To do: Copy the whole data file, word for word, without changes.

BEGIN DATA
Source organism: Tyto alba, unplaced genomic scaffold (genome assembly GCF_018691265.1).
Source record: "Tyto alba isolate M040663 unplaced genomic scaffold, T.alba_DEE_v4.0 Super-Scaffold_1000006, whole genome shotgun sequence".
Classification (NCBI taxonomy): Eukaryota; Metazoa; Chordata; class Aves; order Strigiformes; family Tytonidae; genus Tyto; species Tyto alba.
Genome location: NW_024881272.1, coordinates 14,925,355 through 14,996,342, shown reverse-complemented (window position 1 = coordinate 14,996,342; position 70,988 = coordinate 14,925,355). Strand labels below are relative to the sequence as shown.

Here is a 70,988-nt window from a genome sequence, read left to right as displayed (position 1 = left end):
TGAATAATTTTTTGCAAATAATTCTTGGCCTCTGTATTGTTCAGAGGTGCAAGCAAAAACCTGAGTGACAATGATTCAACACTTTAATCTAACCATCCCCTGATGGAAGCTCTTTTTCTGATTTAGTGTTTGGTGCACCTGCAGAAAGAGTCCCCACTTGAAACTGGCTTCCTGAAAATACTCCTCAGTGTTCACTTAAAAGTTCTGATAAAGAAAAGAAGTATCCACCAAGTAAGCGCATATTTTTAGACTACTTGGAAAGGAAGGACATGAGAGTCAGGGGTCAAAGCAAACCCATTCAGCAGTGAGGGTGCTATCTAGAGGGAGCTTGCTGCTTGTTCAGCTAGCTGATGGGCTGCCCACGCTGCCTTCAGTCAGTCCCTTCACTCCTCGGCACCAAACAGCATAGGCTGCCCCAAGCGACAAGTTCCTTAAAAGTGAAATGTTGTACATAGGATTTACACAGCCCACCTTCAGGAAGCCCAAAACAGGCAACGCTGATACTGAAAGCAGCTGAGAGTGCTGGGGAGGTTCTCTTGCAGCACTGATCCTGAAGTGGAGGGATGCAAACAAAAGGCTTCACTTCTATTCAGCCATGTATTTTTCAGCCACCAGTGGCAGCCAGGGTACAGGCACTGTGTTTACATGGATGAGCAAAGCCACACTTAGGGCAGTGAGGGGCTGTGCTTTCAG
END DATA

Source organism: Tyto alba, unplaced genomic scaffold (genome assembly GCF_018691265.1).
Source record: "Tyto alba isolate M040663 unplaced genomic scaffold, T.alba_DEE_v4.0 Super-Scaffold_1000006, whole genome shotgun sequence".
Classification (NCBI taxonomy): Eukaryota; Metazoa; Chordata; class Aves; order Strigiformes; family Tytonidae; genus Tyto; species Tyto alba.
Genome location: NW_024881272.1, coordinates 14,925,355 through 14,996,342, shown reverse-complemented (window position 1 = coordinate 14,996,342; position 70,988 = coordinate 14,925,355). Strand labels below are relative to the sequence as shown.

Here is a 70,988-nt window from a genome sequence, read left to right as displayed (position 1 = left end):
TGAATAATTTTTTGCAAATAATTCTTGGCCTCTGTATTGTTCAGAGGTGCAAGCAAAAACCTGAGTGACAATGATTCAACACTTTAATCTAACCATCCCCTGATGGAAGCTCTTTTTCTGATTTAGTGTTTGGTGCACCTGCAGAAAGAGTCCCCACTTGAAACTGGCTTCCTGAAAATACTCCTCAGTGTTCACTTAAAAGTTCTGATAAAGAAAAGAAGTATCCACCAAGTAAGCGCATATTTTTAGACTACTTGGAAAGGAAGGACATGAGAGTCAGGGGTCAAAGCAAACCCATTCAGCAGTGAGGGTGCTATCTAGAGGGAGCTTGCTGCTTGTTCAGCTAGCTGATGGGCTGCCCACGCTGCCTTCAGTCAGTCCCTTCACTCCTCGGCACCAAACAGCATAGGCTGCCCCAAGCGACAAGTTCCTTAAAAGTGAAATGTTGTACATAGGATTTACACAGCCCACCTTCAGGAAGCCCAAAACAGGCAACGCTGATACTGAAAGCAGCTGAGAGTGCTGGGGAGGTTCTCTTGCAGCACTGATCCTGAAGTGGAGGGATGCAAACAAAAGGCTTCACTTCTATTCAGCCATGTATTTTTCAGCCACCAGTGGCAGCCAGGGTACAGGCACTGTGTTTACATGGATGAGCAAAGCCACACTTAGGGCAGTGAGGGGCTGTGCTTTCAG